DRAWN & QUARTERED
Enter the world of
hard-core anime fans
With several hundred anime and manga fans converging on the Ala Moana Hotel on Friday for three days of Kawaii Kon, the first anime convention to be held in Hawaii, now's a good time to take a closer look at the types of dedicated fans who are likely to attend such an event. (Aside from "Drawn & Quartered" anime columnists, of course.)
Which means it's a perfect time to look at the 1991 Gainax OAV (original animation video, or direct-to-video animation) "Otaku no Video," a blend of animated comedy and live-action "mockumentary" that alternately skewers and pays homage to the subculture of Japanese fandom circles.
Gainax staff members have openly admitted that the two-part series, consisting of "1982 Otaku no Video" and "1985 More Otaku no Video," is a thinly veiled history of the studio, showing how far some people's love of anime and manga can carry them.
While the Japanese term for describing these fans, "otaku," has since been adopted by Americans to describe anyone who's an anime or manga aficionado, the Japanese use it to describe obsessive fans of any hobby, sometimes to unhealthy extremes. Thus, the word carries more negative connotations in its native culture than it does here.
To be fair, the series does show some of the more unsavory characteristics of otaku. But what it concludes is that while they can be obsessive about their fandoms at times -- perhaps even to the point of borderline insanity -- they enjoy what they do, and they shouldn't automatically be hated for it.
THE ANIMATED story follows Kubo, a freshman in college and a member of the tennis club, and his evolution -- or perhaps, depending on one's perspective, devolution -- into a hard-core fanboy. A pair of chance meetings with his friend from high school, Tanaka, sparks that change.
It starts when members of Tanaka's club get on the same elevator as Kubo, who's going home after an outing with friends at a nearby bar. The group's conversation about Gundam characters, custom-made Captain Herlock stickers and cosplayers (people who dress up in costume as their favorite characters) at a recent convention makes Kubo uneasy, and the revelation that Tanaka is part of the madness freaks him out even more.
A subsequent meeting at a college festival -- where Kubo, taking a break from his club's yakisoba booth, runs into Tanaka and his group, who's cosplaying and selling the latest edition of their fan comics -- doesn't help matters much, either.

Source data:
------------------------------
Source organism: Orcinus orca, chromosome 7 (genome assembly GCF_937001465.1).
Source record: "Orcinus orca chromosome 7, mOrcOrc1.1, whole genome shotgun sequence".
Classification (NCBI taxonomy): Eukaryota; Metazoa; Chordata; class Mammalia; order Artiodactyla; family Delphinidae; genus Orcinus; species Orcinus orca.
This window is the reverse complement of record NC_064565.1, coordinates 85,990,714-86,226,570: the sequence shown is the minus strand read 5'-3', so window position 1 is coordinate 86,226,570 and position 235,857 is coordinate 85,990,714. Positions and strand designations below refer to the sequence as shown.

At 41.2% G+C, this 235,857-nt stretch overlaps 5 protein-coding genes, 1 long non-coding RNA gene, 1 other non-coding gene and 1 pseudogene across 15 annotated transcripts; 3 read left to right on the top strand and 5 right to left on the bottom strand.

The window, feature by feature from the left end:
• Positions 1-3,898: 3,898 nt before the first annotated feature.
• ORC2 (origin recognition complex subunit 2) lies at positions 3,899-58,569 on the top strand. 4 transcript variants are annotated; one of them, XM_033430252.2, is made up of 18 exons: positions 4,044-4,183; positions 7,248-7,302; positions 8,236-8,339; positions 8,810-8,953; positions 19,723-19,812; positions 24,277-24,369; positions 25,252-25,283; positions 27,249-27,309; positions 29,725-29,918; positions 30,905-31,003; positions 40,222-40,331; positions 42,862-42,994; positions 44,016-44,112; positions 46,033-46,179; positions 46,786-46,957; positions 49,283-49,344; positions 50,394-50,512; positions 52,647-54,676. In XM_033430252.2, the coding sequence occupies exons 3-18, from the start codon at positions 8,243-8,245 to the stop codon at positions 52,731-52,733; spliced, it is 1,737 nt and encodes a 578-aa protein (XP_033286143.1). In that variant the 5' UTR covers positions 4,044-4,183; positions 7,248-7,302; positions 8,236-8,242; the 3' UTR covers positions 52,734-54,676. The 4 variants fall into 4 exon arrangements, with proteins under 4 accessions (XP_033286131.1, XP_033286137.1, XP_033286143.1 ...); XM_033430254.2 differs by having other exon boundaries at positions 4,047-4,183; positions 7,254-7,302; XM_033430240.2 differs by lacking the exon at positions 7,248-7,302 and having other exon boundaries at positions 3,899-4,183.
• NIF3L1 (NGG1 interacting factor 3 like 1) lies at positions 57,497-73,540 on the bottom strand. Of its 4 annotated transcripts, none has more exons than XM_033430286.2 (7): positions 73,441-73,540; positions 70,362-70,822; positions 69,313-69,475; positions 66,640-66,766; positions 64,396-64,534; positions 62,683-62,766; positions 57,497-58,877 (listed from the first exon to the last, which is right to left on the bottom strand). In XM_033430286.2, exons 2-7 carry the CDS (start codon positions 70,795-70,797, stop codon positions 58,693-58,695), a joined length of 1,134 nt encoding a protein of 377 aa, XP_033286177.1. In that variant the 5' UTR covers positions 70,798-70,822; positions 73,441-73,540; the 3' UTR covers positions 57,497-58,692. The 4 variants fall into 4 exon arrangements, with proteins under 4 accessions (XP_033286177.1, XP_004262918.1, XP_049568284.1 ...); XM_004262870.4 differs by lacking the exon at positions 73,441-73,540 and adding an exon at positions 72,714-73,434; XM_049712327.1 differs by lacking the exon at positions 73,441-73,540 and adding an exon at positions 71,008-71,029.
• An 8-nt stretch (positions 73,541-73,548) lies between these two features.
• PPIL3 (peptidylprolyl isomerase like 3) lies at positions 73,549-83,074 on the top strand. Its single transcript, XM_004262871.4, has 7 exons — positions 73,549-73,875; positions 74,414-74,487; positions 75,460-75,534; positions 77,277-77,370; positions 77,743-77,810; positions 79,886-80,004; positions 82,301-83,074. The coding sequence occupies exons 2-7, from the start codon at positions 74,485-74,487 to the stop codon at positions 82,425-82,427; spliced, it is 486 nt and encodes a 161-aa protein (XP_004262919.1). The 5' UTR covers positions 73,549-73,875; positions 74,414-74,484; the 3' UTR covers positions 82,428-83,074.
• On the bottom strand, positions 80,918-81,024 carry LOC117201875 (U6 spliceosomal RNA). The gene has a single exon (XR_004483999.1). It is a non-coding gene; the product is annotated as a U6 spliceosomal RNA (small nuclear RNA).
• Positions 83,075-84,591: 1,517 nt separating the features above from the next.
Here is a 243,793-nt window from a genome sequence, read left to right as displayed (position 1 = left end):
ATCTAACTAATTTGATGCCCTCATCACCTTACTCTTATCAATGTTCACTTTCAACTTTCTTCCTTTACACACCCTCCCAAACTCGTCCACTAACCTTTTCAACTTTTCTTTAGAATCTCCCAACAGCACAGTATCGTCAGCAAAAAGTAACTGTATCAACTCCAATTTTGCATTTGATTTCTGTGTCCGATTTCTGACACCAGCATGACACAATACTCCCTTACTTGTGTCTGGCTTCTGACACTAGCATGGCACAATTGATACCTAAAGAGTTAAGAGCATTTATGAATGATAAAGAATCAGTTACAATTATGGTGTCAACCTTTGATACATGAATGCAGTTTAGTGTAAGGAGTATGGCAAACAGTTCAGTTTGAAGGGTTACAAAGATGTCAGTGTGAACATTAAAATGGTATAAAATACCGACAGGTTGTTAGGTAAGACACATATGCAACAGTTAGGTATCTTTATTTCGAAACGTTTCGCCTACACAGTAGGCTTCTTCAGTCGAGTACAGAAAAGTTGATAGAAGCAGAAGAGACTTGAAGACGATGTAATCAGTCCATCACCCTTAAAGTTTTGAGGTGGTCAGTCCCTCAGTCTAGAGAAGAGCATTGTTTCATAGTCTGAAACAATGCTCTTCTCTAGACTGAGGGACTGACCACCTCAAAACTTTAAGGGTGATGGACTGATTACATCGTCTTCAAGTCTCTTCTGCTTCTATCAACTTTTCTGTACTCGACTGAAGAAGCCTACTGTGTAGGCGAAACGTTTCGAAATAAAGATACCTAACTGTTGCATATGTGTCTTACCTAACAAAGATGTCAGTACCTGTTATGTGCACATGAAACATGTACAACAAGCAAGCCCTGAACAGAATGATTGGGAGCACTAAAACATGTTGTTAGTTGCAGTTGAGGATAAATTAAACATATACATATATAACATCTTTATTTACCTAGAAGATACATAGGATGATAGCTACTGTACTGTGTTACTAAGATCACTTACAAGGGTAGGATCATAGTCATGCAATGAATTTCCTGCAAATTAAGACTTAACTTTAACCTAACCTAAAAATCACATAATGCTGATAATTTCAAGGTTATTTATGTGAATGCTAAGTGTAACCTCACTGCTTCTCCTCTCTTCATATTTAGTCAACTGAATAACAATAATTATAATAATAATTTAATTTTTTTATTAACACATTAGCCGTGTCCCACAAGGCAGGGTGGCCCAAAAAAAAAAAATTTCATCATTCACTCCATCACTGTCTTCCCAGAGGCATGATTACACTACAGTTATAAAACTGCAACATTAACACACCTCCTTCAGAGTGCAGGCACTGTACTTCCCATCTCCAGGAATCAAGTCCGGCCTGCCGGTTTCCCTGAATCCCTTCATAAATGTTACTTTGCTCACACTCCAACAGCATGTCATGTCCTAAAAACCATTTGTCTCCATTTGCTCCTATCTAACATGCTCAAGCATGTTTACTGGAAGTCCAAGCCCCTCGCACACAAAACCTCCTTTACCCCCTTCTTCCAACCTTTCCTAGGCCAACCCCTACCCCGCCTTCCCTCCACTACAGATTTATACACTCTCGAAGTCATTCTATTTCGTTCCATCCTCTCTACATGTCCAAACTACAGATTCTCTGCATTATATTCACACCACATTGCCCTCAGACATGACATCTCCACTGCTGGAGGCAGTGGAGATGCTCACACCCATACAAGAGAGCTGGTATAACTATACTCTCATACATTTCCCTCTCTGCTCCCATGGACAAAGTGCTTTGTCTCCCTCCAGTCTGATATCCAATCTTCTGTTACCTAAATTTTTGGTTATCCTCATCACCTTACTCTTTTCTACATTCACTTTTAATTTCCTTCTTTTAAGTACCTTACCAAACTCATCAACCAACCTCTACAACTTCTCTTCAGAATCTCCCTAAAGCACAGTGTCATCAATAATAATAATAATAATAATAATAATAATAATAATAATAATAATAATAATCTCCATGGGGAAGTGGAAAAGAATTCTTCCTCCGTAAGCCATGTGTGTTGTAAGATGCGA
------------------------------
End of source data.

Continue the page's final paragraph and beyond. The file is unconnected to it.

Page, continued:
Yet there's something that piques Kubo's curiosity about Tanaka's group. He's looking to get out of the tennis club, after all, because he can't seem to get excited about it anymore. So he visits Tanaka's apartment -- a veritable otaku paradise, with piles of videotapes and manga crammed on bookshelves, posters on the walls and materials for drawing fan comics strewn all over the place. Tanaka, in turn, whisks Kubo off to his club's apartment headquarters, with even more videotapes, manga, posters and drawing materials all over the place, plus costumes, plastic models and toys on top of that. If ever there was a place where an otaku would want to die, this would be the place.
Each of the members shares with Kubo their areas of expertise, from breaking down the special effects in certain anime series to the nuts and bolts of replica firearms design. Kubo finds himself enamored with the club's dedication and enthusiasm.
The words spoken by one member, "If you stay here once, you'll never get out," soon prove prophetic, as he starts joining their activities and neglecting his girlfriend.
And once he finds out over the phone that his girlfriend has unceremoniously dumped him because he's drifted a little too far from reality, his future becomes clear: He, along with Tanaka, will devote their lives to become "Otakings," spreading the word of the legitimacy of otaku through merchandising and other means.
IT'S OBVIOUS by the number of anime industry inside jokes that this production was made for fans by fans. Truth be told, many of the visual jokes will be lost on the average viewer. Even the people who wrote the extensive liner notes explaining joke references for Animeigo's domestic DVD release of the series admitted that they can't figure out the meanings of some jokes.
Equally entertaining to watch -- and much less loaded with cultural references -- are 10 live-action segments interspersed throughout the animated story. In these segments, Japanese fans are treated as if they're enrolled in a witness protection program, or perhaps Otaku Anonymous, with digitally blurred faces, altered voices and pseudonyms to protect their identities.
These segments do for otaku what the documentaries "Trekkies" and "Starwoids" did for Star Trek and Star Wars fans, respectively -- that is, they show just how obsessed and insulated from society some of these fans can become. In the first interview, for example, when the interviewer asks a man who's been talking nonstop about his club's activities if he had any real friends, there's a long, uncomfortable silence before he responds, "How dare you ask me that?"
Some of the people interviewed are downright freaky -- the guy who records shows off TV just for the sake of having the "perfect" collection but never watches anything he records, for instance, or the fan of dating-simulation games who doesn't go outside much, has never had a real girlfriend and gets excited over a 2-D computerized drawing.
While some casual anime fans might wince over how these fans are depicted, most will smile and nod and see a small portion of themselves reflected in these people.